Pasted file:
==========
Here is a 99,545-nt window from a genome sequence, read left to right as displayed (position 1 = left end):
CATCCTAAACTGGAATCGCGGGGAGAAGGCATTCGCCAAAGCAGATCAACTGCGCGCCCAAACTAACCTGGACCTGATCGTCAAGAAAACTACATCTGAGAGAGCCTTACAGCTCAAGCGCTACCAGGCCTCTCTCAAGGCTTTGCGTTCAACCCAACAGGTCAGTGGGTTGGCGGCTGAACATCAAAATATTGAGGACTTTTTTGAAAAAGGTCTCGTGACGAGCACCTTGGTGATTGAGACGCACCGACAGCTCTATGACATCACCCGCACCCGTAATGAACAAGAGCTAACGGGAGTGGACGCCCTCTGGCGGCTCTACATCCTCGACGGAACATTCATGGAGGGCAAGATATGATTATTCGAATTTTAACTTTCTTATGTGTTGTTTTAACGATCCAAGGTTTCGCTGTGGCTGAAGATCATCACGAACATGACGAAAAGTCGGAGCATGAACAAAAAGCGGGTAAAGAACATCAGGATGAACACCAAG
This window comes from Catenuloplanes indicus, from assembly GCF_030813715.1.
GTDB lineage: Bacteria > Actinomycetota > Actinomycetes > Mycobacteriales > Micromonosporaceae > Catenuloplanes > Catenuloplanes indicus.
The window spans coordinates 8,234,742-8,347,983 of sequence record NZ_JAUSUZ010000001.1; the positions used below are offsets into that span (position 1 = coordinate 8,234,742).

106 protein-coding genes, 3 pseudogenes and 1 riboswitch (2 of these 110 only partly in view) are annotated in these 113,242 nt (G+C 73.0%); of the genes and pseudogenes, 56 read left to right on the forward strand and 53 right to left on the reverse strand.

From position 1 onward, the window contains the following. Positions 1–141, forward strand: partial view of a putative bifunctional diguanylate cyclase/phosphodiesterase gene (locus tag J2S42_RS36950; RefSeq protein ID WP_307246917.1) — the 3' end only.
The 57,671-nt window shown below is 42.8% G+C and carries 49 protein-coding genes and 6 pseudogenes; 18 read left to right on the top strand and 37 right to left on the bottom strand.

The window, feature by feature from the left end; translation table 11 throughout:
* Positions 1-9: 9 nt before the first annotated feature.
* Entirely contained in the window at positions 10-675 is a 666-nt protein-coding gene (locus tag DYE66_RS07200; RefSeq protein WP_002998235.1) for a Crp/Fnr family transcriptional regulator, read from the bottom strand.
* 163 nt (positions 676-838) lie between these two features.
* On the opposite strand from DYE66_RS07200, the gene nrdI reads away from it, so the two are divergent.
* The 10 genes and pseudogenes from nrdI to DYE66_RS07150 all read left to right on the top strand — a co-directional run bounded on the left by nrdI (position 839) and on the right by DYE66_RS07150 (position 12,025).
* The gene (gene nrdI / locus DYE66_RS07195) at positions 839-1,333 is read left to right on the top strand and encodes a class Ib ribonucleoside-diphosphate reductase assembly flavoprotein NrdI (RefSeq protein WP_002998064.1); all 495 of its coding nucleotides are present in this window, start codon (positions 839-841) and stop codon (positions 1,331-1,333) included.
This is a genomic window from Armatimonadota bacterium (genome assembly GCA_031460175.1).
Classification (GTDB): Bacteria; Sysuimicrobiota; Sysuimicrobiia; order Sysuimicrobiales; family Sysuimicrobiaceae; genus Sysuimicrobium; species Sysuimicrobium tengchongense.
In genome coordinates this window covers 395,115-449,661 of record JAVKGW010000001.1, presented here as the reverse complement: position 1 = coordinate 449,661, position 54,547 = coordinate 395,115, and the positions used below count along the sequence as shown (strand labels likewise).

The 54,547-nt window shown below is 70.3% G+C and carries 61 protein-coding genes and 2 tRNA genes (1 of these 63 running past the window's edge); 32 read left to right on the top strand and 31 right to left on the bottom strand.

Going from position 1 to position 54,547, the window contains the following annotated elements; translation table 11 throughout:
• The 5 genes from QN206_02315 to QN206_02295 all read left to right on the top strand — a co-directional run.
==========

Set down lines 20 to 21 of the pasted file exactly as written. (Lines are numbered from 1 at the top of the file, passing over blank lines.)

Going from position 1 to position 54,547, the window contains the following annotated elements; translation table 11 throughout:
• The 5 genes from QN206_02315 to QN206_02295 all read left to right on the top strand — a co-directional run.